Psalm 65

22 July 2014

Why Would We Be 'Ashamed of the Gospel'? (Rom. 1:16)

Bishop Handley Moule's answer:
What is there about this revelation of the heart of Eternal Love, this record of a Life equally divine and human, of a Death as majestic as it is infinitely pathetic, and then of a Resurrection out of death, to occasion shame?

For our part we believe the solution lies near the words sin, pardon, self-surrender.
The Gospel reveals the eternal Love, but under conditions which remind man that he has done his worst to forfeit it. It tells him of a peace and strength sublime and heavenly; but it asks him, in order to receive them, to kneel down in the dust and take them, unmerited, for nothing. . . .

Such views are deeply repellent to the soul that has not yet seen itself and God in the light of truth. Well then did Paul remember his old hatred and contempt when he presented Christ at Rome--imperial, overwhelming Rome. But then he looked again from them to Jesus Christ, and the temptation was beneath his feet, and the Gospel, everywhere, was upon his lips. 
--H. C. G. Moule, The Epistle to the Romans (London: Pickering & Inglis, 1894), 36-37

12 July 2014

Filled the Enemy with Madness

Gandalf and the Riders of Rohan descend upon the Orcs at the end of the battle of Helm's Deep--
Down leaped Shadowfax, like a deer that runs surefooted in the mountains. The White Rider was upon them, and the terror of his coming filled the enemy with madness. The wild men fell on their faces before him. The Orcs reeled and screamed and cast aside both sword and spear. Like a black smoke driven by a mounting wind they fled. Wailing they passed under the waiting shadow of the trees; and from that shadow none ever came again.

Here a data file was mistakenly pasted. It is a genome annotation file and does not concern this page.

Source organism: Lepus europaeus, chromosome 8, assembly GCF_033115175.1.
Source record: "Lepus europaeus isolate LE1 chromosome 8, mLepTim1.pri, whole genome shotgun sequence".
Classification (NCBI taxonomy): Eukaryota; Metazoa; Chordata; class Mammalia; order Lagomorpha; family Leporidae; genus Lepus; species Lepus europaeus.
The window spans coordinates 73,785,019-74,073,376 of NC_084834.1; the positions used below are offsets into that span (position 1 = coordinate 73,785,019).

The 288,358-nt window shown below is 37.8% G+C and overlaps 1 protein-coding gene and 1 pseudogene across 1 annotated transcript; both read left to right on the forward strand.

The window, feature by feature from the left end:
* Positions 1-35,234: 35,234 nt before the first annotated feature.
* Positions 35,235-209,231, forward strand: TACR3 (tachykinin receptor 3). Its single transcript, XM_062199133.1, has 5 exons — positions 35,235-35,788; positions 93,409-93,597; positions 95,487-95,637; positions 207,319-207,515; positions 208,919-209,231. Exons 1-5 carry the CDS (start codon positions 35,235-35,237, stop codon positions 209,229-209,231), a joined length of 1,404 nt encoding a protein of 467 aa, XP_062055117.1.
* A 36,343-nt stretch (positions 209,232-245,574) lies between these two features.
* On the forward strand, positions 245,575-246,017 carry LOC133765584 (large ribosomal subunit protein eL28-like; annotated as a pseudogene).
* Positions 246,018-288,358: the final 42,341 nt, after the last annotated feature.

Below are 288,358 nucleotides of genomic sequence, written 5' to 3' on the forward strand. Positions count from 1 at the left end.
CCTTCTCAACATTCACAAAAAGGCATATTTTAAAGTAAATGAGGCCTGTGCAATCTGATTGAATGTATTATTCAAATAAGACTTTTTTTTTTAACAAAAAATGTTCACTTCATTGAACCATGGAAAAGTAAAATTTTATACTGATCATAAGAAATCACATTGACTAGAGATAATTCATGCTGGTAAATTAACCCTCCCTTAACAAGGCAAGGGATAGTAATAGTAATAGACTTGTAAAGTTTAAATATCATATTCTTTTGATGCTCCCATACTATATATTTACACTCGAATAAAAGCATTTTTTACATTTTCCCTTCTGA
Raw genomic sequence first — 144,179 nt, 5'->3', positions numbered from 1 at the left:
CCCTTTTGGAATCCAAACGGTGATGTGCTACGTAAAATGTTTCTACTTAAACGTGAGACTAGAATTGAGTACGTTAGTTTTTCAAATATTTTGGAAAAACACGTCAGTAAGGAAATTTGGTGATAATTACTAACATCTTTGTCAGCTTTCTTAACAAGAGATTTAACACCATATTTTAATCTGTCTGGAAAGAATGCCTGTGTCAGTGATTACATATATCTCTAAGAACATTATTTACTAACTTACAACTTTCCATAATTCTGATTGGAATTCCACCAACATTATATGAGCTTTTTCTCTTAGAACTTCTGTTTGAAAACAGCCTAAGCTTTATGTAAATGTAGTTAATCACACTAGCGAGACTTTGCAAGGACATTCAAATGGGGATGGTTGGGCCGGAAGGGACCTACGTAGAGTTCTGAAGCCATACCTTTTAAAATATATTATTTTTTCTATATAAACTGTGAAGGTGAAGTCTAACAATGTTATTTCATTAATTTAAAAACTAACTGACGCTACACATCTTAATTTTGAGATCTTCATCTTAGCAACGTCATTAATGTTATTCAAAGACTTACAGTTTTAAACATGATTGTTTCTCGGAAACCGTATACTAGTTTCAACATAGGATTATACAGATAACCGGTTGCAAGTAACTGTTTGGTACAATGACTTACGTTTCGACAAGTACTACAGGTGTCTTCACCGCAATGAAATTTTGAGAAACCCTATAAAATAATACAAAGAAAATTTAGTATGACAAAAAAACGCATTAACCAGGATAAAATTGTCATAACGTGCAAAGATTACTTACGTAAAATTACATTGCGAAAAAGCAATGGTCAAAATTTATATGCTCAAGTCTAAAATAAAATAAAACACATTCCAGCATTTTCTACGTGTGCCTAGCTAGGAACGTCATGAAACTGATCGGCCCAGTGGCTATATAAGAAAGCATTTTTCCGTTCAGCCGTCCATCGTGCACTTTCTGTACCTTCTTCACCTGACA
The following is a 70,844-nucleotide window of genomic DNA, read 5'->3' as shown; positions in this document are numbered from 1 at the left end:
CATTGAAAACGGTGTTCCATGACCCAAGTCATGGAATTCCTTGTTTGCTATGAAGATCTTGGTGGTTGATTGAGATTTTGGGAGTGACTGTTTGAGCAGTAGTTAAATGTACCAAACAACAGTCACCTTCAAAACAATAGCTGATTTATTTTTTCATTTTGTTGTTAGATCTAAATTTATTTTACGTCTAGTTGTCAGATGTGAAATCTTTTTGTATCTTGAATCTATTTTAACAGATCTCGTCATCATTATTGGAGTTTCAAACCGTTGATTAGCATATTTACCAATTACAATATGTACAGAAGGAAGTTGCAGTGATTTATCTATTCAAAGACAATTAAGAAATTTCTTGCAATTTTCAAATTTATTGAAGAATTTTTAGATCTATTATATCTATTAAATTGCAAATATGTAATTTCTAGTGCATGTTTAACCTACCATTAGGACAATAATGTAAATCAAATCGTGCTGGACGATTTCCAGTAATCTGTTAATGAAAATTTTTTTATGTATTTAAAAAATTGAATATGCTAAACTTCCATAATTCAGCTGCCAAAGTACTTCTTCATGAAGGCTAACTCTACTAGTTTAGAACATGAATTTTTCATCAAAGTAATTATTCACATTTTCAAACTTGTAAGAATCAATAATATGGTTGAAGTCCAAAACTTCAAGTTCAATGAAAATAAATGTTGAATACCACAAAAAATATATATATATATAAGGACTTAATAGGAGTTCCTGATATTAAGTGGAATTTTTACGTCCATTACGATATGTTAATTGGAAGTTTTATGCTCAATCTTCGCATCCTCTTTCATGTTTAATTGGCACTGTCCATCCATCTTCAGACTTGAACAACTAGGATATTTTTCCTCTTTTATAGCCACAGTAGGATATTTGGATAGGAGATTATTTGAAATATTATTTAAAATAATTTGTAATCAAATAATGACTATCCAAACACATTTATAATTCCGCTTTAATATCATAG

--J. R. R. Tolkien, The Two Towers, p. 529

06 July 2014

Four Years In

Four years ago today I started working at Crossway. So, four reasons I love this place.

1. A single-minded mission. Crossway exists for one purpose: to get the gospel out to the world through theologically responsible books and Bibles. That's why the back of my business card says "gospel-centered publishing." This mission is shared by all departments across the company and creates a wonderful dynamic and shared enthusiasm. As a company we exist for a reason that will matter forever.

2. My colleagues. What a remarkable group of human beings. I'm an introvert, but I love bobbing down the hall to chat with my colleagues. God has given us an amazing team of gifted men and women, so different in our temperaments and wiring, so united in what we are trying to do in the world through our work together. Under God, it is due to the president, Lane Dennis, and his wise leadership, along with a godly and shrewd board of directors.

3. Our history. The company was started on a $20 tithe by Clyde Dennis, Lane's father. Good News did tracts for forty years, then began books in the late 1970s, then the Bible in 2001. It's a nonprofit to this day. Key influencers along the way have been Francis Schaeffer, Martyn Lloyd-Jones, and J. I. Packer. All along, leadership has demonstrated a deliberate trust in the Lord and counting on him to carry forward the ministry to get the gospel out to the world. For all these reasons, I cherish our history.

4. Content-first publishing. If we don't make money, we shrink and eventually disappear. And of course we want to sell widely: if we really believe our books and Bibles will help people, the greater the sales the better. But we say no to book and Bible projects that might sell widely but compromise our doctrinal standards, and yes to projects that make an important contribution to the kingdom and the church even if we anticipate modest sales. I love that. Truth trumps the bottom line. Because of #1 above.

02 July 2014

Real Church

Confess your sins to one another . . . that you may be healed. -James 5:16

There's a strange idea I’m unlearning these days. Actually if I'm honest, I'm not yet unlearning it at all. But I'd like to. I need to. 

The strange idea is: church is for displaying the best about us, not revealing the worst about us.

The result is: burdened, burned out, suffocating Christians and church leaders.